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Mansfield University... Developing Tomorrow's Leaders First Year Experience



First Year Seminars


Below is a list of the First Year Seminars available in the Fall of 2013. Students will be asked to select their top three choices at Orientation. Although every effort will made made to provide one of your top choices, this schedule is subject to change. 

MWF: Monday, Wednesday, Friday - MW: Monday, Wednesday - TTH: Tuesday, Thursday

FYS 1100-01: Robin Hood: The Outlaw Hero

MWF 1:30 to 2:20, Belknap 101- Tom Murphy

The story of Robin Hood inspires the imagination, and raises questions about the nature of the hero, the role of authority, and the distribution of wealth. The course will involve analysis of the stories, research on the history of the story and of its telling. Literary works are models of the world that allow us to play with experiences, to try on perspectives, to imagine and reflect on a world different from the one we live in, and perhaps to change that world. We will also see how a variety of perspectives—literary, historical, philosophical, scientific, artistic—can combine to deepen our understanding of the world, so the course itself will serve as a model of the way the liberal arts components of an education strengthen our ability to understand and deal with all aspects of our lives.

FYS 1100-02: Grimm Variations: Fairy Tales from the Brothers Grimm to the Present

MWF 9:30 to 10:20, Belknap 102- Lynn Pifer

This course examines famous and not so famous stories from the oral tradition commonly known as Fairy Tales. Students will read, discuss, and write about fairy tales recorded by the Brothers Grimm and variations of these tales in other works of literature, film, and television.

FYS 1100-03: Creative Writing

TTh 1:00 to 2:15, Retan 105 – Louise Sullivan-Blum

This is a multi-genre introductory creative writing class. Although you will be writing and revising finished pieces, the emphasis is on the creative process—on cutting to your truth as a writer and as a human being. You will begin with free writing and short assignments and progress to writing longer pieces. Some of your writing will be personal and private, some will be shared in peer workshop groups, and some will be evaluated by me. In addition, we will spend a great deal of the semester reading and discussing what we've read. Part of becoming a good writer is learning to write regularly; another part is becoming a good reader. All writers write not just with inspiration, but with intent. When we read the writing of others, whether it is published work or the drafts we workshop in this class, we will focus not just on the content, but also on the choices and techniques of the writer.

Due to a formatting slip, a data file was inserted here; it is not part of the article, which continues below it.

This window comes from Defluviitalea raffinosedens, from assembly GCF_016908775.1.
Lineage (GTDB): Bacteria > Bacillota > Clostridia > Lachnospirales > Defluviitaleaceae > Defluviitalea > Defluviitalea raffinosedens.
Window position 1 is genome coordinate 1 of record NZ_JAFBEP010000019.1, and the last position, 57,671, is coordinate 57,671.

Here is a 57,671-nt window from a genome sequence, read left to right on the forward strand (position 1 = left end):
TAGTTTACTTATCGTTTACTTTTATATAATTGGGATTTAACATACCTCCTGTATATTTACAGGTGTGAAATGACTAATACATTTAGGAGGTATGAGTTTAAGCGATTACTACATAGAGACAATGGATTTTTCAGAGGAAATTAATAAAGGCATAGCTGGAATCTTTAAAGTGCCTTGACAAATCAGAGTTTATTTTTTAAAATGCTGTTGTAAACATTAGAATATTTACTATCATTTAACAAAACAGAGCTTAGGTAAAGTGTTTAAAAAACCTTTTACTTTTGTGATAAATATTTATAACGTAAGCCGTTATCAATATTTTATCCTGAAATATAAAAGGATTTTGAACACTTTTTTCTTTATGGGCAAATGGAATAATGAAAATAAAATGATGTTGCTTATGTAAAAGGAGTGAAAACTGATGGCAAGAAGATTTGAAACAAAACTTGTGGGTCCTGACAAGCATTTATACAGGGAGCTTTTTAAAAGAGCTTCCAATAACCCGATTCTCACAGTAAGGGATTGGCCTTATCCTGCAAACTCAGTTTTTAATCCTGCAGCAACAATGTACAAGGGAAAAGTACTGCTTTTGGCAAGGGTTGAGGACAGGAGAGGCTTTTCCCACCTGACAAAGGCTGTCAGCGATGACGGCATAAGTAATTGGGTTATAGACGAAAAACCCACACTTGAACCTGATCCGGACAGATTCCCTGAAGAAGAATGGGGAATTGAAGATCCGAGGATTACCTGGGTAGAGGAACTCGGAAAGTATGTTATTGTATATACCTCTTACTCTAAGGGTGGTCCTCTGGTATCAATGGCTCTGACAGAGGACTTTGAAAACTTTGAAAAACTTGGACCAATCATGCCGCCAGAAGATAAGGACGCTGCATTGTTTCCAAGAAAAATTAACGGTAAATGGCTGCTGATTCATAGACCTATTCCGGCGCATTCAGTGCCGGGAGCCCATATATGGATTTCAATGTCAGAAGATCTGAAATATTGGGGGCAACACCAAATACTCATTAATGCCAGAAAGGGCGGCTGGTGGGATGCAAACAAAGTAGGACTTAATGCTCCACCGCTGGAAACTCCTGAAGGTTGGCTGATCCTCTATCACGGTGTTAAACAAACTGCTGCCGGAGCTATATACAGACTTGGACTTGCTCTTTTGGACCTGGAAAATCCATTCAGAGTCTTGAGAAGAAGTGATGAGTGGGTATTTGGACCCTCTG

FYS 1100-06: Science in History and Culture MWF 9:30 to 10:20, Grant 122 - Barry Ganong

This course explores the concept of science, its role in our contemporary society, and how it has affected history and culture over the course of four millennia. Particular attention will be paid to significant advances in science and how they have contributed to the evolution of our self-consciousness, our worldviews, and the ways in which we approach knowledge in general.

Media and Pop Culture FYS 1100-07TTh 1:00 to 2:15, Retan 109 

 James Lohrey This course will present and evaluate current and relevant items in the news, media, and pop culture. Students will examine the role of media and how it impacts TV, future films, public relations, magazine sales, downloaded singles and/or radio airplay. Students will become more media literate and critical consumers of information.

FYS 1100-10: Surviving the Undead Apocalypse (Zombies)

TTh 1:00 to 2:15, Retan G4 – Dan Mason

This course will look at the possibility of an apocalyptic attack by the undead. Students will read books and watch movies with scenarios involving the undead and how others have tried to deal with such a situation. The course will encourage students to look at Mansfield University as their default location during the apocalypse and require them to locate campus resources needed for their survival.

FYS 1100-11:There Are No Bears in Moscow MWF 10:30 to 11:20 – Elliot Room 116Jeff Bosworth

A generation ago, the USSR was a communist superpower aligned against the United States in the Cold War struggle. While communism and the Cold War ended, Russia remains a powerful country, with a significant military, a growing economy, and a massive source of raw materials (such as oil and natural gas). It is the largest country in the world by area (spanning 11 time zones), 9th largest by population, and 6th largest economy. For many Americans, Russia is the land of bears, snow and vodka. This course addresses the historical foundations and political system, as well as its varied and rich cultural heritage. It includes an examination of the economy, religion, population, literature, music, and language.

FYS 1100-13: Type and Clay

MW 3:30 to 4:45, Allen Room 022 Belknap 201 – M. Schlegel